Over the next hour or so, stir a couple of times. I want to say that the consistency is like pudding, but it’s probably thicker than that. Custard maybe? I don’t know if I’ve ever eaten custard, so I can’t be too sure.

How long will it last? I have read online (so you know it’s true) that jojoba oil-based polish has a shelf life of two years, and olive oil-based polish has a shelf life of one year…double that if you store it in the fridge. It should be stored out of direct sunlight and in an airtight container.

If you are still reading, let me just say that in the amount of time it’s taken you to get through my silliness, you could have probably already made your first batch of this stuff. It really seemed like it took no time at all. It was easy and fun to make!

In fact, I was a little disappointed at how quickly the first batch went, so I made a second batch with what I could find in the pantry. (My planned, first concoction was jojoba oil, beeswax and lemon essential oil. The spontaneous second mix was olive oil, beeswax and tea tree oil. Note: I like the smell of tea tree oil, but you may not.)

Homemade beeswax wood polish - Monica Moody

I have no fingernails!

Of course the most fun was actually trying the polish on wood, which I did immediately upon deciding that I had waited long enough, dangit! I used my fingers to rub it on and then wiped off the excess with a cloth. Actually I used a paper towel, which is probably not good, but I was all out of soft cloths (needed to do laundry – see disclaimer above about lack of domestication).

I apologize that besides soft cloths, I was also unable to procure a hand model for my photographs, so now you’re painfully aware of my nail-biting habit.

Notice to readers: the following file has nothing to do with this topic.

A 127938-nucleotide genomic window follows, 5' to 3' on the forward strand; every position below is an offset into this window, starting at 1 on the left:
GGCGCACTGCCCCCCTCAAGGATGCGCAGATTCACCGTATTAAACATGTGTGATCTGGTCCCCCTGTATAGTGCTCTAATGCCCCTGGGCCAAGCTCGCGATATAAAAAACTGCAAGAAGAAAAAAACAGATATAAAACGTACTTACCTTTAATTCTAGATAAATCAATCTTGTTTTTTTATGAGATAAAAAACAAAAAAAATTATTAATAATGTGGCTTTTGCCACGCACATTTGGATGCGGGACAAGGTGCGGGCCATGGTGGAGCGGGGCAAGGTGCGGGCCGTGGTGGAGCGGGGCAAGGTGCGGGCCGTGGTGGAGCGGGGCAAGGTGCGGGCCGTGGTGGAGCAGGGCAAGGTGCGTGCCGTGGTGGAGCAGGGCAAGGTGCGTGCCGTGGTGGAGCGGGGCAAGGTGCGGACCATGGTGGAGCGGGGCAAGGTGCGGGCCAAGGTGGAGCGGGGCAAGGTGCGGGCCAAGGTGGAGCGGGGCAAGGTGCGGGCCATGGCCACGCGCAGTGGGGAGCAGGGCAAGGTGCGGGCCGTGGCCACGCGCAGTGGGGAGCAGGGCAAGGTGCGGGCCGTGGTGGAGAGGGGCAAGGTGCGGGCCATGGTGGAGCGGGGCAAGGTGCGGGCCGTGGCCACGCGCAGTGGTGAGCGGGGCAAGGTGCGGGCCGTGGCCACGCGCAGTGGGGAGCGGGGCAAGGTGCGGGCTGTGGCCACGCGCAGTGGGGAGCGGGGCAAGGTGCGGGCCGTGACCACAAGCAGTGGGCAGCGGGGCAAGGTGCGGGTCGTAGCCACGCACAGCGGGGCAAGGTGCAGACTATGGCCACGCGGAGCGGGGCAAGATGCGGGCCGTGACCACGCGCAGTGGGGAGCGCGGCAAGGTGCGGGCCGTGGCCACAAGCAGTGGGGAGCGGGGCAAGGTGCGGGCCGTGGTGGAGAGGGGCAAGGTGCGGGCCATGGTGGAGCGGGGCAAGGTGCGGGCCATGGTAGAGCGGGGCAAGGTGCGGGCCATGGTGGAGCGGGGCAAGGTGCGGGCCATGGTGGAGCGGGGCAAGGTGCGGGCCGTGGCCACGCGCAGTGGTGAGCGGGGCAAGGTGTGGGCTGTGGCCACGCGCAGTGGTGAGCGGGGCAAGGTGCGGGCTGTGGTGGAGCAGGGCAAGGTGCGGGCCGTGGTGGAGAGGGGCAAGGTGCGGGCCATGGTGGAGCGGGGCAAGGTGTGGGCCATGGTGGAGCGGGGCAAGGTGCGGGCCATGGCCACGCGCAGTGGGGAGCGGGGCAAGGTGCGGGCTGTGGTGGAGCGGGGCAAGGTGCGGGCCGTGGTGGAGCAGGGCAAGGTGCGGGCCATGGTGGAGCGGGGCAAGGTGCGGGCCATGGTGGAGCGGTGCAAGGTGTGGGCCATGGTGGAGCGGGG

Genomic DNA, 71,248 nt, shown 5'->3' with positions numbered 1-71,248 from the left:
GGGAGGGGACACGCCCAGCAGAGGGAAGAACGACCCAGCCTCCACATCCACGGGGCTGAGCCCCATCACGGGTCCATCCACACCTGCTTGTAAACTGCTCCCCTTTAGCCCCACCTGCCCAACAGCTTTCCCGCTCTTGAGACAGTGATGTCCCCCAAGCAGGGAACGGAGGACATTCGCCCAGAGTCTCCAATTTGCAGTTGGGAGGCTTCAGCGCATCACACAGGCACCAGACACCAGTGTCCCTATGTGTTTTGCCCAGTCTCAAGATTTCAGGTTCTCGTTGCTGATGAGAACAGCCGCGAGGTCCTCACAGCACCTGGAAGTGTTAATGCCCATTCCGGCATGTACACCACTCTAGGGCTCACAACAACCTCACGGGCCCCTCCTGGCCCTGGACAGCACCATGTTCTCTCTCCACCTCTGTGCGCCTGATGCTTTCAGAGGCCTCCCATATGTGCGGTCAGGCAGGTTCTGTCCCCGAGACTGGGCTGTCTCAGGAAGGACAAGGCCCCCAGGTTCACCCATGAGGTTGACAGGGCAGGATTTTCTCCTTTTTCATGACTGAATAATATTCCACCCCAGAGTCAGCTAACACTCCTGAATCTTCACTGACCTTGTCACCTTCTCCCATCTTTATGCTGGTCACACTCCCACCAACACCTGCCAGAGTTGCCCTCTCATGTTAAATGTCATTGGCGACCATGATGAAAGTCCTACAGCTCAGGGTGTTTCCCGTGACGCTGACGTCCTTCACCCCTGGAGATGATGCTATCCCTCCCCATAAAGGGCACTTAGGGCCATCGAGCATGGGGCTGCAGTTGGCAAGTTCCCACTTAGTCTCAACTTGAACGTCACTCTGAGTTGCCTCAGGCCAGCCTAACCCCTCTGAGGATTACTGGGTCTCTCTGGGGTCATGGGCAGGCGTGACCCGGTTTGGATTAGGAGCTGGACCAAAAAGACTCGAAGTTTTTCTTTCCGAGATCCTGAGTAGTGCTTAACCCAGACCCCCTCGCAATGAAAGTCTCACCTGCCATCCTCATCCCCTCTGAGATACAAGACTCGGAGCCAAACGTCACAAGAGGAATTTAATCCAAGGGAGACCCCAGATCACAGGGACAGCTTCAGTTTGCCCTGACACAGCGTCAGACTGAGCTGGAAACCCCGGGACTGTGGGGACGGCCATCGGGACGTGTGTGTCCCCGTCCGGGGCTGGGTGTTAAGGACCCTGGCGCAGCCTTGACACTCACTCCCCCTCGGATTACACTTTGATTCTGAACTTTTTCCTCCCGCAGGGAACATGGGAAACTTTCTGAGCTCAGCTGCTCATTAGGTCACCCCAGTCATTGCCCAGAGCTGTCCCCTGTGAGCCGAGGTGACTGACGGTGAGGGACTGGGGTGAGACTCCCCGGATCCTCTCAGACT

I should note that a couple of the pieces I polished had wood stain on them, and a very slight amount of the stain came off on the paper towel when I “buffed”. This was of little concern to me, as I like to think this sort of thing adds character, but if you are going to get all upset, you should probably go another route and just forget about this tree-huggin’ DIY stuff.

Homemade beeswax wood polish - Monica Moody

Jojoba left, olive right

You’ll notice a difference in color between the two jars  – the jojoba oil-based polish is more yellow, while the olive oil-based polish has a green tint. I tested each on a small piece of wood and could not distinguish between the two.

One of my pieces (the anatomical heart below) is on really light basswood, and I was concerned that the polish would change the color of the wood. Rightly so! Luckily, I tested first, and I decided to use the polish only on the outline and interior of the heart (and not the background)…which made it a slightly darker shade than the wood, as shown in the photo below.

I really liked the way these pieces looked after adding the polish – especially “Roots“, which is the most colorful and pyrographically busy of them. I had worried that varnishing or spraying this piece would make it too shiny and detract from the aesthetic, so I was pleased to confirm that this homemade polish was a good solution.

The waxy polish gives the wood a more natural sheen than a glossy varnish or spray. As a bonus, there were no harmful fumes to inhale, the materials used are natural (as far as I know), and the whole hands-on process felt as organic as the creation of the art itself.

Plus, I got a lengthy blog post out of it!

2014 totally owns 1987. Sorry, David Coverdale.


Homemade beeswax wood polish - pyrography - woodburning - art - Monica Moody

Note: I used information from several sites/blogs to determine how to make my own polish, but this recipe is the one I matched most closely (except that I added essential oil.) The author very kindly shares thorough details, including some sources for ingredients and comments on possible allergens (which aren’t a big concern for me since I’m polishing things that will hang on the wall, but if you’re using your polish on furniture or anything that a kid could get in his or her mouth…)